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The Philosophy of Natural Magic, by Henry Cornelius Agrippa, L. W. de Laurence ed. [1913], at


Of the Mixtions of Natural Things, One With Another, and Their Benefit.

It is most evident that in the inferior nature all the powers of superior bodies are not found comprehended in any one thing, but are dispersed through many kinds of things amongst us; as there are many Solary things, whereof every one doth not contain all the virtues of the Sun; but some have some properties from the Sun, and others other-some. Wherefore, it is sometimes necessary that there be mixtions in operations, that if a hundred or a thousand virtues of the Sun were dispersed through so many plants, animals, and the like, we may gather all these together, and bring them into one form, in which we shall see all the said virtues, being united, contained. Now, there is a twofold virtue in commixtion; one, viz., which was first

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planted in its parts, and is celestial; the other is obtained by a certain and artificial mixtion of things, mixt amongst themselves, and of the mixtions of them according to certain proportions, such as agree with the heaven, under a certain constellation. And this virtue descends by a certain likeness and aptness that is in things, amongst themselves, towards their superiors, and just as much as the following things do by degrees correspond with them that go before, where the patient is fitly applied to its superior agent. So from a certain composition of herbs, vapors, and such like, made according to the principles of natural philosophy and astronomy, there results a certain common form, endowed with many gifts of the Stars, as, in the honey of bees, that which is gathered out of the juice of innumerable flowers and brought into one form, contains the virtue of all, by a kind of divine and admirable art of the bees. Yet this is not to be less wondered at, which Eudoxus Giudius reports, of an artificial kind of honey which a certain Nation of Giants in Lybia knew how to make out of flowers, and that very good and not far inferior to that of the bees. For every mixtion, which consists of many several things, is then most perfect when it is so firmly compacted in all parts that it becomes one, is every where firm to itself, and can hardly be dissipated—as we sometimes see stones and divers bodies to be, by a certain natural power, so conglutinated and united that they seem to be wholly one thing; as we see two trees, by grafting, to become one; also oysters with stones, by a certain occult virtue of Nature; and there have been seen some animals which have been turned into stones, and so united with the substance of the stone that they seem to make one body, and that also homogeneous; so the tree ebony is one while wood and another while stone. When, therefore, any one makes a mixtion of many matters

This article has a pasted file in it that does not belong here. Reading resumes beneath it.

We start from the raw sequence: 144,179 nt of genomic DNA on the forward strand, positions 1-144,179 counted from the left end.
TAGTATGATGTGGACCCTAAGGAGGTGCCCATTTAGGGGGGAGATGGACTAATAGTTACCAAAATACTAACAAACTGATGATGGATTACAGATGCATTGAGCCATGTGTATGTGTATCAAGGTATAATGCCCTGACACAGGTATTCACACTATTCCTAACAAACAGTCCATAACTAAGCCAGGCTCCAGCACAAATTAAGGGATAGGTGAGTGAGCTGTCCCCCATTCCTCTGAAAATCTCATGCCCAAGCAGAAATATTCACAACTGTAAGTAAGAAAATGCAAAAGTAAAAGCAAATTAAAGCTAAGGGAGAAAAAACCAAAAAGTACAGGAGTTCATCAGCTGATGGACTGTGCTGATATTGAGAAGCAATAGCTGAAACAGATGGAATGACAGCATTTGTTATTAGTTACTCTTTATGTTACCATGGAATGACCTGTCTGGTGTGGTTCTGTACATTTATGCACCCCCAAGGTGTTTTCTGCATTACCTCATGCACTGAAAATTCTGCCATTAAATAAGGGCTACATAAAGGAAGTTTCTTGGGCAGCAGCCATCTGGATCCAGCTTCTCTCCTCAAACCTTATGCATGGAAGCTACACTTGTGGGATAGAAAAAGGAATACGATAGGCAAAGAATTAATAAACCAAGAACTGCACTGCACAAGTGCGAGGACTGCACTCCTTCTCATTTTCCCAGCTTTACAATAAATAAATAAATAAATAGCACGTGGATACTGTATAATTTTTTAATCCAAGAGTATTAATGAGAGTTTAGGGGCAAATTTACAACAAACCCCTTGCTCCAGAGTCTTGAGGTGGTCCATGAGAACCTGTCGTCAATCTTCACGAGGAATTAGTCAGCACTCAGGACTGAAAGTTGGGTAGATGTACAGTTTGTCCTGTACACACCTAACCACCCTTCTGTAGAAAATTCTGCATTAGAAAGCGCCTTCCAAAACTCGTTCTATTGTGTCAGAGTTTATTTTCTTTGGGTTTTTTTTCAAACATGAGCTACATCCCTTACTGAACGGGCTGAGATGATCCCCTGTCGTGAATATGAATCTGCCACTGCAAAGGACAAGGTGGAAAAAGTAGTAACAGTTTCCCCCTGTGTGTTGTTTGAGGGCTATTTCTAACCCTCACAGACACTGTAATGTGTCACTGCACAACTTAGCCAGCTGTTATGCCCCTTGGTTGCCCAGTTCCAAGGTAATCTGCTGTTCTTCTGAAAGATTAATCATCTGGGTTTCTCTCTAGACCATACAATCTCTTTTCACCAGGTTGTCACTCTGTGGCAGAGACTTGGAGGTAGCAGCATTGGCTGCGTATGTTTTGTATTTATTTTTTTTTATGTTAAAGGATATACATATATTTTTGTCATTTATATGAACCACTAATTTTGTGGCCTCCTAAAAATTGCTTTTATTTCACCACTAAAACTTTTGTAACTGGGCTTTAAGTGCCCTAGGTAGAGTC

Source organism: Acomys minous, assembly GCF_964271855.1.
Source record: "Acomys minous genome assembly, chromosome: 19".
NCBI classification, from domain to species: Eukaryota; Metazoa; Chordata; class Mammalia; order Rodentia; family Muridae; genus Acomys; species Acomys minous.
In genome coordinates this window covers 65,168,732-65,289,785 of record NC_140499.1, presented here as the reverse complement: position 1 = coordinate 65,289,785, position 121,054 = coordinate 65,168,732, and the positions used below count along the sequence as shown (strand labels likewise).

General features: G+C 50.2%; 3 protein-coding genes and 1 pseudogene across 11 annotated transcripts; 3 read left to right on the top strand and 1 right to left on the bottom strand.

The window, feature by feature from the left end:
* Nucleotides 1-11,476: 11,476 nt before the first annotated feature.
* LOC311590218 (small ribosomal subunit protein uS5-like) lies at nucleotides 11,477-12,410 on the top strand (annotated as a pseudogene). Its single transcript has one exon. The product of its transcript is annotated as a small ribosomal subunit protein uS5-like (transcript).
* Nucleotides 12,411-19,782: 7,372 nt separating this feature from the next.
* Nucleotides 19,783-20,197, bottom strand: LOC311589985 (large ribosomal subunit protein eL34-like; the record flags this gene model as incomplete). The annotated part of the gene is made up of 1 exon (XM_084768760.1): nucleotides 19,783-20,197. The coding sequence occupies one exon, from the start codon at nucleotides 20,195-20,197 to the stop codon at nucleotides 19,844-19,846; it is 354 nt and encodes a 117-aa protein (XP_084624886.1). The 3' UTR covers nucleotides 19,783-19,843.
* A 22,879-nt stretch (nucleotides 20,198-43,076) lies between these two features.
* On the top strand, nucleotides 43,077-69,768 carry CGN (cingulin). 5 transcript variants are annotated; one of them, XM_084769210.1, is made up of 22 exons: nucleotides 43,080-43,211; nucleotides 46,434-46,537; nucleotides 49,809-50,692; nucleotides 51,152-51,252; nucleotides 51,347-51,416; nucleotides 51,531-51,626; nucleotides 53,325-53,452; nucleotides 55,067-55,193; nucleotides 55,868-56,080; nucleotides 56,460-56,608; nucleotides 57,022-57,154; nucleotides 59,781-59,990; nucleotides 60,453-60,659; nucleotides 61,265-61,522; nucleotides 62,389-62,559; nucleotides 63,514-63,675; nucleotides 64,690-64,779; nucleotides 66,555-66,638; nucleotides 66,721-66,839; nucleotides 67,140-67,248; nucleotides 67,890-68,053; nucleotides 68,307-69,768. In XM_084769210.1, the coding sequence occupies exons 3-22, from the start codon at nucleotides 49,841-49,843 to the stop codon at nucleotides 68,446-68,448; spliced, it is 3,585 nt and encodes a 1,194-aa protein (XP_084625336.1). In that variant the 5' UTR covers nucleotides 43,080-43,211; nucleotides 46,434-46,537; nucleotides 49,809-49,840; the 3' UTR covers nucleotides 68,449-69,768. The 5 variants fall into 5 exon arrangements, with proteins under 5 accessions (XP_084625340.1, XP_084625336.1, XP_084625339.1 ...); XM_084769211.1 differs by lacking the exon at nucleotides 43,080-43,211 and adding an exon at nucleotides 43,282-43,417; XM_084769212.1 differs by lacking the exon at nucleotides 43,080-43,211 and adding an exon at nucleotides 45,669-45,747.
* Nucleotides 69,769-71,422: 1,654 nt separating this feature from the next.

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under the celestial influences, then the variety of celestial actions on the one hand, and of natural powers on the other hand, being joined together, doth indeed cause wonderful things—by ointments, by collyries, by fumes, and such like—which are read of in the books of Chiramis, Archyta, Democritus, and Hermes, who is named Alchorat, and many others.

Next: Chapter XXXVI. Of the Union of Mixed Things, and the Introduction of a More Noble Form and the Senses of Life